Blocked meibomian glands

Tears are made up of three components: water, mucus, and meibum. The latter is an oily substance produced by meibomian glands. These glands are named after the German physician Heinrich Meibom, who first described them.

They are located on the edge of the upper and lower eyelids–the parts that touch when closing your eyes. Meibum is secreted onto the surface of the eye to prevent the watery component of tears from evaporating too quickly.
MGD occurs when there is an abnormality with the glands. That is, a change in the quantity or quality of the oil produced.

The gland openings become clogged, so less meibum is released from them. What does get through the blockage can be of a rough texture or appear crusty, and causes irritation.

This lack of oil leaves your eyes more susceptible to dry climates, computer use issues, and difficulty reading. It can impact the long-term health of eyes.

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Causes of meibomian glands blockage

Unfortunately, age is a contributing factor to becoming more susceptible to blocked glands. We generally have 25-40 of these glands in the upper eyelid and 20-30 in the lower. As we get older, these numbers reduce, as does the amount of meibum produced. Studies estimate that 70% of US citizens above the age of 60 have MGD.

Ethnicity is another major factor. Those from an Asian background are three times more likely to contract MGD than those from a European background.

Eye makeup (like eyeliner) can clog the openings of the glands, especially if it’s not completely removed before sleeping. Use of beauty products with retinoids (acne or anti-aging creams) can also cause blockages.

Research suggests that wearing contact lenses puts you at a slightly higher risk of MGD. But it is still unclear whether they are actually a cause.

Some medical issues can also bring on blockages, such as high cholesterol, bacterial infection, conjunctivitis, and other eye diseases.

MGD and dry eyes

Because there is a lack of oil produced, tears dissipate too fast. This means that they are unable to keep the eyes moist. The eyes become very dry, which is why meibomian glands blockage is major cause of dry eye syndrome. Approximately 86% of those suffering from dry eyes are actually suffering from MGD.

Experts are not sure how the two conditions are connected or which comes first. It is possible that inflammation from dry eye causes damage to the glands. However, it could also be the other way around with MGD causing dry eye.

In the early stages, watery eyes may be the only symptom, making differentiation between the two conditions difficult. Due to the severe damage that MGD causes if left untreated, it is important to get an early diagnosis.

MGD diagnosis

Although asymptomatic to begin with, irritation, itchiness and a burning sensation can develop as the dysfunction progresses. Many people describe the feeling like having a grain of dust or grit trapped in the eye.

The eyelid may appear red and inflamed and the rim may appear rough or uneven. In some cases, there may also be some intermittent blurring of vision.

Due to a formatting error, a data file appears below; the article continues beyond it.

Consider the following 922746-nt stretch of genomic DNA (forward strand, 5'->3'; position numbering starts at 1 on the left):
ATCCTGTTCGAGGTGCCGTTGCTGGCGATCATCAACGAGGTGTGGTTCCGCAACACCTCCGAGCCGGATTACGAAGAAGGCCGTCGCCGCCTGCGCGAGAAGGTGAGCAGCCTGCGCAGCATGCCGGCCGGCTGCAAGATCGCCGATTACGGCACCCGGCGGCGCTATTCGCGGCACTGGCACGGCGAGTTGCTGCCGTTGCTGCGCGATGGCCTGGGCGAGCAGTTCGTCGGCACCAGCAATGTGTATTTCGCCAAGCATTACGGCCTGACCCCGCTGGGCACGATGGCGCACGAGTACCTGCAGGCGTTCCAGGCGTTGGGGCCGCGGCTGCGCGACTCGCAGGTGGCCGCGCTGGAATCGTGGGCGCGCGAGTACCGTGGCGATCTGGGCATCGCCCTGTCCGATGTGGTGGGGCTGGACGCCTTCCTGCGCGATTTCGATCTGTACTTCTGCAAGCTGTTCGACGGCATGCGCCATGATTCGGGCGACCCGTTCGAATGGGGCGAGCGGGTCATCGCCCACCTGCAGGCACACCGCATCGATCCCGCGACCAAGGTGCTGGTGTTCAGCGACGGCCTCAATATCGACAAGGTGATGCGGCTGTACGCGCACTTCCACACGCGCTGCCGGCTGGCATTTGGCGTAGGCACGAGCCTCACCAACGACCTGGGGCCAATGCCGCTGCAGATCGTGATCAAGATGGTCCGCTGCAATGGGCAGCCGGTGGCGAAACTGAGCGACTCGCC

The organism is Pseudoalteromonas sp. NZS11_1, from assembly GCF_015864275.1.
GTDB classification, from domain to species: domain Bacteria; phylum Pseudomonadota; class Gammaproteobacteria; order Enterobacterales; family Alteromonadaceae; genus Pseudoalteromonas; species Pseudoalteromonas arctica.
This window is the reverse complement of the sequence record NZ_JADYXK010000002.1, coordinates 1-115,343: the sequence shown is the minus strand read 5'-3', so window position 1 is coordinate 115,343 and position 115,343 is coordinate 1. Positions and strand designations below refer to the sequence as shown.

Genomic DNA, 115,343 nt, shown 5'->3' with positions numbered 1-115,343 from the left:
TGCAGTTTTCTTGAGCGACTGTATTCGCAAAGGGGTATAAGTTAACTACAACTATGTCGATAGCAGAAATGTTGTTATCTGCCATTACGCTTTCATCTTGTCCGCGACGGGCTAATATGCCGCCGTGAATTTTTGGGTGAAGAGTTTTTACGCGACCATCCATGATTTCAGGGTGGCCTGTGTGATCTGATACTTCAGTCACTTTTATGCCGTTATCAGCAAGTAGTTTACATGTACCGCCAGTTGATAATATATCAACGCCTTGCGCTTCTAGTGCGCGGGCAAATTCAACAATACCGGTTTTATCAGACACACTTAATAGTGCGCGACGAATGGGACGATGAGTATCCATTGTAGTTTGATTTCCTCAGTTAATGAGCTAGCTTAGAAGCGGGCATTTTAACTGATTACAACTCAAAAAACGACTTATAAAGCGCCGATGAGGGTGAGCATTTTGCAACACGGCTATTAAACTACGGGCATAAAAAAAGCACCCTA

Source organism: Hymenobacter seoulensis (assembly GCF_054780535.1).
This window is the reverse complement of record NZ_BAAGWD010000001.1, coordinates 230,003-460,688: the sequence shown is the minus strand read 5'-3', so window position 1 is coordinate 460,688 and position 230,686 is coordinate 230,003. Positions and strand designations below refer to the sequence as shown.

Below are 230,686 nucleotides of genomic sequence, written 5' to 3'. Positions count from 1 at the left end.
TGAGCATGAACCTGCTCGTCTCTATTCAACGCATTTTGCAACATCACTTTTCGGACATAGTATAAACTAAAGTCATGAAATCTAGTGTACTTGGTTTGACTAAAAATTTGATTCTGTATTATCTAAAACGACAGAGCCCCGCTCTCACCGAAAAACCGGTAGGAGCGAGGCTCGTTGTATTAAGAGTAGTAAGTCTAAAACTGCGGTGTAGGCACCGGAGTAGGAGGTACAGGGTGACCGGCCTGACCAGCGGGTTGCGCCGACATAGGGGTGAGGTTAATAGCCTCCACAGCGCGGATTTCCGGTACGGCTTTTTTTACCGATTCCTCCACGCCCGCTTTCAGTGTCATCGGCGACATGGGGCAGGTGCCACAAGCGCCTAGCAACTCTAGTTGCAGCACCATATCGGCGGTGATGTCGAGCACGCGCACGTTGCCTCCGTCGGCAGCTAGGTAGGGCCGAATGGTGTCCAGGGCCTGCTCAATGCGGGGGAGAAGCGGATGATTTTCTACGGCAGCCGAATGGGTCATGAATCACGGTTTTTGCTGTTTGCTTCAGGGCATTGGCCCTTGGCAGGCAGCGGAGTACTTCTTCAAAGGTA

There is no particular symptom that can indicate whether you have a blockage in your meibomian glands. It’s therefore important to see a doctor as soon as possible to gain a diagnosis.

Here at the New Jersey Eye Center, we perform an examination of your eyelids to inspect the gland openings. A number of tests are carried out to measure the quality of meibum and check the speed of tear evaporation.

It’s the combination of all the results that will lead to the correct diagnosis.


In early detection of MGD, there are some simple steps that can be taken.

A warm compress can be placed over the eyes for a few minutes twice daily. Heat increases oil production and melts the oil that has solidified in the glands, allowing it to flow more freely.

Lightly massage the eyelids with the fingertips, rolling the finger towards the eyelashes. It’s important not to press too hard.

Dabbing along the upper and lower eyelash lines with a non-soap cleanser can help unblock gland openings. Your doctor will be able to advise the best product to use which will not cause additional problems.

Some patients benefit from taking supplements containing omega-3 fatty acids. They may boost the quality of meibum as they have anti-inflammatory properties. Again, speak with your doctor about whether they may help you.

In more advanced stages of MGD, your doctor may prescribe additional eye drops, creams, sprays or pills. These may contain antibiotics, lubricants or steroids depending on your individual requirements.

Lipiflow treatment

During the diagnosis process, your doctor may carry out a Lipiscan. This gives a clear, digital image of the meibomian glands. If the severity of the blockage is extreme, they may recommend an alternative treatment.

The New Jersey Eye Center, under direction of Dr. James Dello Russo, uses Lipiflow on many patients suffering from MGD.

Lipiflow is the only FDA approved procedure for the condition. A device is used to apply heat to the inner eyelids whilst massaging the eyes with pulsating squeezes. This gently removes blockages from the glands allowing them to produce the correct amount and quality of oil.

The whole, painless procedure can be carried out in-office and takes just 12 minutes.

Don’t let meibomian glands dysfunction go untreated. If you are concerned that you have any of the symptoms, get diagnosis and treatment quickly. Visit us at the New Jersey Eye Center in Bergenfield, NJ.